Category Archives: Linux System Admin

#!/bin/bash – or #!/bin/bash — In A Shell Script

Question: I know #!/bin/bash is shebang line. But, I noticed a few shell script shebang line ends with a single dash ( #!/bin/bash - ) or double dash ( #!/bin/bash -- ). Can you explains me purpose of such shebang line?

Answer: A - or -- signals the end of options and disables further option processing i.e. bash will not accept any of its option. Any arguments after the -- are treated as filenames and arguments. An argument of - is equivalent to --. This is done to improve script security. Some user may perform setuid based script root spoofing. To avoid interpreter spoofing you need to add -- to #!/bin/bash. This is rare but possible attack.

Red Hat Enterprise Linux / CentOS Linux Enable EPEL (Extra Packages for Enterprise Linux) Repository

Question: How do I enable EPEL (Extra Packages for Enterprise Linux) repo and install the packages under RHEL / CentOS Linux?

Answer: EPEL (Extra Packages for Enterprise Linux) is a volunteer-based community effort from the Fedora project to create a repository of high-quality add-on packages that complement the Fedora-based Red Hat Enterprise Linux (RHEL) and its compatible spinoffs, such as CentOS and Scientific Linux.

EPEL provide lots of packages for CentOS / RHEL, It is not part of RedHat or CentOS but is designed to work with these major distributions. Please note that EPEL only provides free and open source software unencumbered by patents or any legal issues. In short you will not find mp3, dvd and music / media player under EPEL. However, you will find many programs related to networking, monitoring, sys admin, programming and so on.

Packages are supplied in RPM format and in most cases are ready to use. Beware that some packages may break something and you should not blindly install those packages.

Question: How do I enable EPEL?

Answer: Simply type the following command as root user:
Command: rpm -Uvh

List new repo:
command: yum repolist

Sample output:
Loading "skip-broken" plugin
Loading "fastestmirror" plugin
repo id repo name status
addons CentOS-5 - Addons enabled
base CentOS-5 - Base enabled
epel Extra Packages for Enterprise Linux 5 - enabled
extras CentOS-5 - Extras enabled
updates CentOS-5 - Updates enabled

Using vnstat for simple traffic accounting

vnStat is a network traffic monitor for Linux that keeps a log of daily network traffic for the selected interface(s). vnStat isn’t a packet sniffer. The traffic information is analyzed from the /proc -filesystem, so vnStat can be used without root permissions. However at least a 2.2.x kernel is required.

Quick install guide (I have set it up on a Centos 5.3 box):
[[email protected]] $ wget
[[email protected]] $ tar zxvf vnstat-1.7.tar.gz
[[email protected]] $ cd vnstat-1.7
[[email protected]] $ make
[[email protected]] $ su
[[email protected]] # make install

#create databases for NICs
[[email protected]] # vnstat -u -i eth0
[[email protected]] # vnstat -u -i eth1
[[email protected]] # crontab -e

Add the following entry in the crontab:
*/5 * * * * /usr/bin/vnstat -u

Install the frontend:
[[email protected]] # cd /var/www/htdocs
[[email protected]] # wget -O
[[email protected]] # tar zxvf vnstat_php_frontend-1.4.1.tar.gz
[[email protected]] # mv vnstat_php_frontend-1.4.1 vnstat

Edit vnstat/config.php and adjust the following lines to your preference:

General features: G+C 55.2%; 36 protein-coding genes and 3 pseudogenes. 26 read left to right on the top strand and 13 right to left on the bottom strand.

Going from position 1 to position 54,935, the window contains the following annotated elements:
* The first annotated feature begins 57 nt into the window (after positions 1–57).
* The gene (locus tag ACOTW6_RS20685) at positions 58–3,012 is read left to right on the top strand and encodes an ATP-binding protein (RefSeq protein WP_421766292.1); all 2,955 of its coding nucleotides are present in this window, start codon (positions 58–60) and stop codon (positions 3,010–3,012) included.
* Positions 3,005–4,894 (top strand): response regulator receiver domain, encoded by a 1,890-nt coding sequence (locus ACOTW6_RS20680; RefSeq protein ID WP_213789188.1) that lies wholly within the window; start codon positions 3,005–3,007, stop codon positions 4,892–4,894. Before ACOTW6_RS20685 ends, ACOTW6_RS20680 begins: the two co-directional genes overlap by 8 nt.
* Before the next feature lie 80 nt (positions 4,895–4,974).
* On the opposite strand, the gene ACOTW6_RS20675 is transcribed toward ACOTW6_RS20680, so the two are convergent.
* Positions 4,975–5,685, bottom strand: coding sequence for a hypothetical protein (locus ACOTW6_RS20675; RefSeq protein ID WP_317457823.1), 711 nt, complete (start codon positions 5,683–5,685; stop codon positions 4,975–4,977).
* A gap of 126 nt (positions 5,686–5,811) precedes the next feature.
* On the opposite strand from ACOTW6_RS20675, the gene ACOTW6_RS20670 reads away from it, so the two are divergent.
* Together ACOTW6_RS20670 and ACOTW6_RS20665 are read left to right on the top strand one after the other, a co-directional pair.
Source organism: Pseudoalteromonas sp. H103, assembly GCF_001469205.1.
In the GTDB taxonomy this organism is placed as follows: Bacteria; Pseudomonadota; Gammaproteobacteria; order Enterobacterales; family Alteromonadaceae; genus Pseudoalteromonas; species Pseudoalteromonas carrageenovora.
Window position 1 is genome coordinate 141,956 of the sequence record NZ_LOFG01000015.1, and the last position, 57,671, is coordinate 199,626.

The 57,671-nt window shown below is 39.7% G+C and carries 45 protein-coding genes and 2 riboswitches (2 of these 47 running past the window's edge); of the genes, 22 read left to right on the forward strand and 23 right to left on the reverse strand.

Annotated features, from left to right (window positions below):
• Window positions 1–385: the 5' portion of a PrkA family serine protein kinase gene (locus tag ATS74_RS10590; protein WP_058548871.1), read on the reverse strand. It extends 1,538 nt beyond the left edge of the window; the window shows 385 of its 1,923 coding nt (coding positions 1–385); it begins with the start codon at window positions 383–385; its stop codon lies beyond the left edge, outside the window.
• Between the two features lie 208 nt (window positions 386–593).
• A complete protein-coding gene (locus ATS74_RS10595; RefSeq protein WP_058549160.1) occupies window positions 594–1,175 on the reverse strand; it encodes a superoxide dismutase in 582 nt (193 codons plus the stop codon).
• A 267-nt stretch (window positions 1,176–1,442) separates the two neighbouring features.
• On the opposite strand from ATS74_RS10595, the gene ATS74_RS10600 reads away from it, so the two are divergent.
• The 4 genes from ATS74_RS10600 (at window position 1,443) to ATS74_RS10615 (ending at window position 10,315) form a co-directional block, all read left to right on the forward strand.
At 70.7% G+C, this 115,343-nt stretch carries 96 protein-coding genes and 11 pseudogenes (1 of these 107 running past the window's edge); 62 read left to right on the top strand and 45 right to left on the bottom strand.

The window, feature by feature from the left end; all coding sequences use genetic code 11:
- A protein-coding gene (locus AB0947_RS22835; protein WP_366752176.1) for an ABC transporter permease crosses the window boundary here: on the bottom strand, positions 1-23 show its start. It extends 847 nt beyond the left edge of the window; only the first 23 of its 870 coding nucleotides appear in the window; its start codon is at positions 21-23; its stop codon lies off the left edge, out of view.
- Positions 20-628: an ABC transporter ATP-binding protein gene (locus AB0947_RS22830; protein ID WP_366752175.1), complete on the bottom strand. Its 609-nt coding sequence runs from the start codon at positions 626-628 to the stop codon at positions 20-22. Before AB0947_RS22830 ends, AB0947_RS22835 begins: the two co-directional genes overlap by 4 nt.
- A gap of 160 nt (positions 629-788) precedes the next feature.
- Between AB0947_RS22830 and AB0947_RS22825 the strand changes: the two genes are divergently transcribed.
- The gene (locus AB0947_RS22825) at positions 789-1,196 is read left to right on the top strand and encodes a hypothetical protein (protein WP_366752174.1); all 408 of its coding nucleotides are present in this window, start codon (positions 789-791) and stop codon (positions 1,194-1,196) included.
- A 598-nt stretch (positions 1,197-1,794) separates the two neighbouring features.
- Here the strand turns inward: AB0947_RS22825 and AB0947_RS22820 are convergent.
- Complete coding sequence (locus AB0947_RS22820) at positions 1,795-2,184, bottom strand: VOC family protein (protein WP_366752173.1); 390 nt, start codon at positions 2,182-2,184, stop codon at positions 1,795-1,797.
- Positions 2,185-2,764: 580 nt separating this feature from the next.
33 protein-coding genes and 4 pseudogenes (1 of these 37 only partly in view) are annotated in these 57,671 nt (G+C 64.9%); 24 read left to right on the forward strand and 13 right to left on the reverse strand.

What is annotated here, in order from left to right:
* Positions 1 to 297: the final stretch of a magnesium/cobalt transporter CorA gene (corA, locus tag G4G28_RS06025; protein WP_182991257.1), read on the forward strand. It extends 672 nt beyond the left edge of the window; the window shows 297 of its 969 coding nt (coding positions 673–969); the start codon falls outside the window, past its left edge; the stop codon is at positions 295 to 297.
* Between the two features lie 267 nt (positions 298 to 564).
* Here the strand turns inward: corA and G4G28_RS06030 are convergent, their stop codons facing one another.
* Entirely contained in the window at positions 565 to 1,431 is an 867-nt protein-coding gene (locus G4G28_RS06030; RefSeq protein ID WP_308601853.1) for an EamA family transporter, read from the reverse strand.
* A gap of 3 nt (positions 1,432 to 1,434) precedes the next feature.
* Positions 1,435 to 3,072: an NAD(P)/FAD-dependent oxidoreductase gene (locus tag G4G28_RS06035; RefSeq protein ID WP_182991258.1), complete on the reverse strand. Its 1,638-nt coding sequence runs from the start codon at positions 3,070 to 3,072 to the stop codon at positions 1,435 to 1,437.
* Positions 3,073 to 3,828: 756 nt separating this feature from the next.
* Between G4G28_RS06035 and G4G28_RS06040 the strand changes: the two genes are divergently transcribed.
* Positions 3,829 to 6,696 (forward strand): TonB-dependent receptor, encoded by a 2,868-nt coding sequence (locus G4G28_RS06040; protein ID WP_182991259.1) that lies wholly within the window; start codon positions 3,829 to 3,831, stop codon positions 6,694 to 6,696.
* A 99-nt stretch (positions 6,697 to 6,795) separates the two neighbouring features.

$iface_list = array('eth0', 'eth1');
$iface_title['eth0'] = 'Extern';
$iface_title['eth1'] = 'Intern';
$vnstat_bin = '/usr/bin/vnstat';

That’s all, assuming apache is properly configured with php enabled, you can access the interface at

Generate Apache SSL certificates

To use https for web traffic, you will need to obtain a valid Apache SSL certificate.

When generating an Apache (mod_ssl) SSL certificate, you have two options:

  • Purchase a SSL certificate from a certificate authority (CA). Searching the Web for “certificate authority” will present several choices.
  • Generate a self-signed certificate. This option costs nothing and provides the same level of encryption as a certificate purchased from a certificate authority (CA). However, this option can be a mild annoyance to some users, because Internet Explorer (IE) issues a harmless warning each time a user visits a site that uses a self-signed certificate.

Regardless of which option you select, the process is almost identical.

Know the fully qualified domain name (FQDN) of the website for which you want to request a certificate. If you want to access your site through https://www.domain.tld., then the FQDN of your website is www.domain.tld.

Note: This is also known as your common name.

Generate the key with the SSL genrsa command.
openssl genrsa -out www.domain.tld.key 1024

This command generates a 1024 bit RSA private key and stores it in the file www.domain.tld.key. Back up your www.domain.tld.key file, because without this file your SSL certificate will not be valid.

Generate the CSR with SSL req command.
openssl req -new -key www.domain.tld.key -out www.domain.tld.csr

This command will prompt you for the X.509 attributes of your certificate. Give the fully qualified domain name, such as www.domain.tld, when prompted for Common Name.

Note: Do not enter your personal name here. It is requesting a certificate for a webserver, so the Common Name has to match the FQDN of your website.

Generate a self-signed certificate.
openssl x509 -req -days 370 -in www.domain.tld.csr -signkey www.domain.tld.key -out www.domain.tld.crt

This command will generate a self-signed certificate in www.domain.tld.crt.
You will now have an RSA private key in www.domain.tld.key, a Certificate Signing Request in www.domain.tld.csr, and an SSL certificate in www.domain.tld.crt. The self-signed SSL certificate that you generated will be valid for 370 days.